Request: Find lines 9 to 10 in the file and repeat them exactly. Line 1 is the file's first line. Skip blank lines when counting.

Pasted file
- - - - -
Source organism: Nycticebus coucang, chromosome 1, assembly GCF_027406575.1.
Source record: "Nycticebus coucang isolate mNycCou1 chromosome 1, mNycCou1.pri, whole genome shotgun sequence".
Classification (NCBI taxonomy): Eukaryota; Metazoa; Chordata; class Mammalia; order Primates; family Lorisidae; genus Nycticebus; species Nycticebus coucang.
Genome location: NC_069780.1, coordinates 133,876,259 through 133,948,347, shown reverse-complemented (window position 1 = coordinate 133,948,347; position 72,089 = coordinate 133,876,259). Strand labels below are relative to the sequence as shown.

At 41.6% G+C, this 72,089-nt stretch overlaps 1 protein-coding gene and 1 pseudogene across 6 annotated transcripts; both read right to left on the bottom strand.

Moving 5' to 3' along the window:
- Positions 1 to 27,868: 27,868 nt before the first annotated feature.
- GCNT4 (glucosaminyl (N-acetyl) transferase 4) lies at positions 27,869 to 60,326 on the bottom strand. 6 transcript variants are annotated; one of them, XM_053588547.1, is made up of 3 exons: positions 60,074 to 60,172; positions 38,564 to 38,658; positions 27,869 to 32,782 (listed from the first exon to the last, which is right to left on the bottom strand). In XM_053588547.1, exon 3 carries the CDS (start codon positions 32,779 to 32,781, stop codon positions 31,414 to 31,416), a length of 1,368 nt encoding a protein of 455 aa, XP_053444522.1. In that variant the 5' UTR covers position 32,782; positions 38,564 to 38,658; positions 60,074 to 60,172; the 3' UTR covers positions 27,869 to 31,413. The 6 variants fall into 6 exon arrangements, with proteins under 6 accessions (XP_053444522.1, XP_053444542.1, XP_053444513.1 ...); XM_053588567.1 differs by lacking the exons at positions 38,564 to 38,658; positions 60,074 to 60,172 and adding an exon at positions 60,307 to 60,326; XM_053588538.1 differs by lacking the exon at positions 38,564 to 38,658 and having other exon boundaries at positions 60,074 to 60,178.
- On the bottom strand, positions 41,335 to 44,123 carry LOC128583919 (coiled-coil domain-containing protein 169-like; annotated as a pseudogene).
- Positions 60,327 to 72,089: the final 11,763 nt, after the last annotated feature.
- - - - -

- On the bottom strand, positions 41,335 to 44,123 carry LOC128583919 (coiled-coil domain-containing protein 169-like; annotated as a pseudogene).
- Positions 60,327 to 72,089: the final 11,763 nt, after the last annotated feature.